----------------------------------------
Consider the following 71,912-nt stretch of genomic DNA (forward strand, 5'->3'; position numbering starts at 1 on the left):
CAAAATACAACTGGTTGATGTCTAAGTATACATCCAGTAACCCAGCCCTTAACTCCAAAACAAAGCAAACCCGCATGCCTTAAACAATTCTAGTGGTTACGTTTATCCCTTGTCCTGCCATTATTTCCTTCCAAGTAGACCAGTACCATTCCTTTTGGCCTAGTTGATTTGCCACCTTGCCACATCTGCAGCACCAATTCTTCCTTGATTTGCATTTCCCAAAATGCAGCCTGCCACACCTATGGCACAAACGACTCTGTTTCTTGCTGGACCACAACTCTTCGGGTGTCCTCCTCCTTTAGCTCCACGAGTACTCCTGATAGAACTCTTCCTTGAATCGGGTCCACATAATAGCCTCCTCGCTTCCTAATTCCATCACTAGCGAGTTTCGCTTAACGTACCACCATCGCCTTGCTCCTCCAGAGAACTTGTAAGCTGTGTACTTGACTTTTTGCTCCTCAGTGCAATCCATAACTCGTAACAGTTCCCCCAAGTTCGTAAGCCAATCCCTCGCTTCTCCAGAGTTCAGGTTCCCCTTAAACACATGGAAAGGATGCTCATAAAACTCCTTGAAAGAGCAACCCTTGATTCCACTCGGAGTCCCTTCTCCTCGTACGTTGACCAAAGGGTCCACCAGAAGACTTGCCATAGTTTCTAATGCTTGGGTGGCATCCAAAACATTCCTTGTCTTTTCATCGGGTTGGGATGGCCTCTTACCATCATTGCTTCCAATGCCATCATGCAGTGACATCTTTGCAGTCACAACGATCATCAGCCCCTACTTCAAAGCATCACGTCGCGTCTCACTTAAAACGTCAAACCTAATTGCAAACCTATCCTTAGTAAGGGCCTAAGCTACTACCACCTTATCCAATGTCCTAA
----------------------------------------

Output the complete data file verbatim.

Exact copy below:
Consider the following 71,912-nt stretch of genomic DNA (forward strand, 5'->3'; position numbering starts at 1 on the left):
CAAAATACAACTGGTTGATGTCTAAGTATACATCCAGTAACCCAGCCCTTAACTCCAAAACAAAGCAAACCCGCATGCCTTAAACAATTCTAGTGGTTACGTTTATCCCTTGTCCTGCCATTATTTCCTTCCAAGTAGACCAGTACCATTCCTTTTGGCCTAGTTGATTTGCCACCTTGCCACATCTGCAGCACCAATTCTTCCTTGATTTGCATTTCCCAAAATGCAGCCTGCCACACCTATGGCACAAACGACTCTGTTTCTTGCTGGACCACAACTCTTCGGGTGTCCTCCTCCTTTAGCTCCACGAGTACTCCTGATAGAACTCTTCCTTGAATCGGGTCCACATAATAGCCTCCTCGCTTCCTAATTCCATCACTAGCGAGTTTCGCTTAACGTACCACCATCGCCTTGCTCCTCCAGAGAACTTGTAAGCTGTGTACTTGACTTTTTGCTCCTCAGTGCAATCCATAACTCGTAACAGTTCCCCCAAGTTCGTAAGCCAATCCCTCGCTTCTCCAGAGTTCAGGTTCCCCTTAAACACATGGAAAGGATGCTCATAAAACTCCTTGAAAGAGCAACCCTTGATTCCACTCGGAGTCCCTTCTCCTCGTACGTTGACCAAAGGGTCCACCAGAAGACTTGCCATAGTTTCTAATGCTTGGGTGGCATCCAAAACATTCCTTGTCTTTTCATCGGGTTGGGATGGCCTCTTACCATCATTGCTTCCAATGCCATCATGCAGTGACATCTTTGCAGTCACAACGATCATCAGCCCCTACTTCAAAGCATCACGTCGCGTCTCACTTAAAACGTCAAACCTAATTGCAAACCTATCCTTAGTAAGGGCCTAAGCTACTACCACCTTATCCAATGTCCTAA